An excuse to eat Chinese food and drink wine, on a Tuesday night? You bet we’ll be celebrating Chinese New Year on 5th February 2019.

Many UK celebrations are also happening this year on 10th February which is the first Sunday after the Chinese New Year to celebrate the arrival of 2019, the Chinese year of the pig. So, get the dates in the diary. Lord knows we all need an excuse to celebrate at this time of year.

Wine is compulsory at Chinese New Year celebrations, as alcohol is believed to ward off bad luck. Plenty of wine is drunk during the family reunion meal on Chinese New Year’s Eve and throughout the evening until midnight when fireworks are set off. So, if you are planning to see in the Chinese New Year in style, you really do need to stock up…

Everything that happens on Chinese New Year is symbolic and is designed to bring health, wealth and success in the coming year, so the choice of wine is all important. Plus if the wine enhances the flavours of the food, the evening will be all the more enjoyable.

Here are our top wine picks for your CNY celebrations plus the best foods to eat with them.

Spring Rolls and Dumplings, Fried noodles

All of these are considered very lucky if eaten on Chinese New Year, with the extra length of your noodles signifying longevity. Domaine de Pellehaut Family Reserve Rosé, 2017, France is a great all-rounder which should go with a variety of mild flavours. Voted as a finalist at the People’s Choice Wine Awards 2019, this is sure to please many palates.

Fish and Seafood

With the eating of fish believed to bring prosperity, you’ll need a very fish-friendly wine like The Dreamer Viognier, Australia. It is delightfully aromatic with a light, refreshing palate which goes particularly well with light textures white fish such as carp and catfish, popular choices in a New Year’s banquet, due to their auspicious-sounding names.

Duck Pancakes and Spare Ribs

The ubiquitous starter for Chinese meals in Britain, these robust dishes call for a red like Rude Reserve Rouge, 2016, France. Rude Wines house red is a dry yet fruity blend of Syrah, Grenache, Merlot and a touch of Cabernet Sauvignon, a food-friendly wine that can stand up to the rich umami and spice of crispy duck with a dash of hoisin sauce or glazed spare ribs.  With its vibrant red label, the bottle will look the part on any festive Chinese table, with red being a lucky colour in Chinese culture and believed to ward off the fabled New Year’s Eve monster.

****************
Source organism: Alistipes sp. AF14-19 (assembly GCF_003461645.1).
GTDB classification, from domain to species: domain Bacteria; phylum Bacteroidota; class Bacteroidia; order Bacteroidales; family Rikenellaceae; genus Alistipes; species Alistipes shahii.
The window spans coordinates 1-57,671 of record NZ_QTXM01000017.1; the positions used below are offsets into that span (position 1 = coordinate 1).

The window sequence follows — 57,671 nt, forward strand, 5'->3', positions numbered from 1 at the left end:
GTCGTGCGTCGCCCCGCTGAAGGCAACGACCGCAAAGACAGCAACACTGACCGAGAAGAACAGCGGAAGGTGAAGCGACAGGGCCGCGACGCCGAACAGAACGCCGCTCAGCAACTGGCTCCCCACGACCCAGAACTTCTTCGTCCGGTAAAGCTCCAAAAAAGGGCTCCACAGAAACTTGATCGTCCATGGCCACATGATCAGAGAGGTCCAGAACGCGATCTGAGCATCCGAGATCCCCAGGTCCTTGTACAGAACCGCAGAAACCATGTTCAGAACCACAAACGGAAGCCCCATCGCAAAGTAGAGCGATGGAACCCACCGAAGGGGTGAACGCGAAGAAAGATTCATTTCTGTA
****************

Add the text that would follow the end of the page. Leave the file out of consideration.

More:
Sweet and Sour Dishes

An off-dry white made with aromatic grapes like Sauvignon Blanc, Semillon and Viognier is a winner with any Chinese dish with a touch of sweetness. The Berry Box White, South Africa has a touch of fruity sweetness with bags of peach and apricot flavours, but has a good dollop of acidity, the perfect match for sweet and sour dishes particularly chicken, prawn or pork.

Beef Dishes and Roast Meats

With Chinese people adorning their homes with red decorations to celebrate the New Year, any red wine would be fortuitous, but ones with the word in their title are even better.

The sweet fruit and velvety texture of this Redman Shiraz 2013, Australia are a perfect match for stewed meats such as Braised Beef with Ginger.

A beautifully aged Portuguese red whose tannins have softened nicely would be a good match for roast suckling pig. Quinta do Rocio 2008, Portugal is a smooth blend of Syrah, Grenache, Merlot and Touriga Nacional (a grape usually used for making Port), so its complexities should stand up to the layers of flavour in Chinese spice blends used in the rubs on roast meats.

Sweet Rice Cakes and Citrus Fruits

These are all lucky desserts to eat on Chinese New Year and dessert white like Louis Guntrum’s Riesling Auslese 2015, Germany is a suitably celebratory wine to match. Made from late-harvest grapes which have been allowed to ripen on the vine well into Autumn until flavours are incredibly concentrated, this is one to save for the grand finale. A couple of bottles could last until the fireworks at midnight, but failing that stock up on Prosecco to keep the hordes happy. Rude Wines House Prosecco, Italy has an auspicious orange label. With the word for ‘orange’ in Chinese rhyming with that of ‘success’, what better way to ring in the Chinese New Year?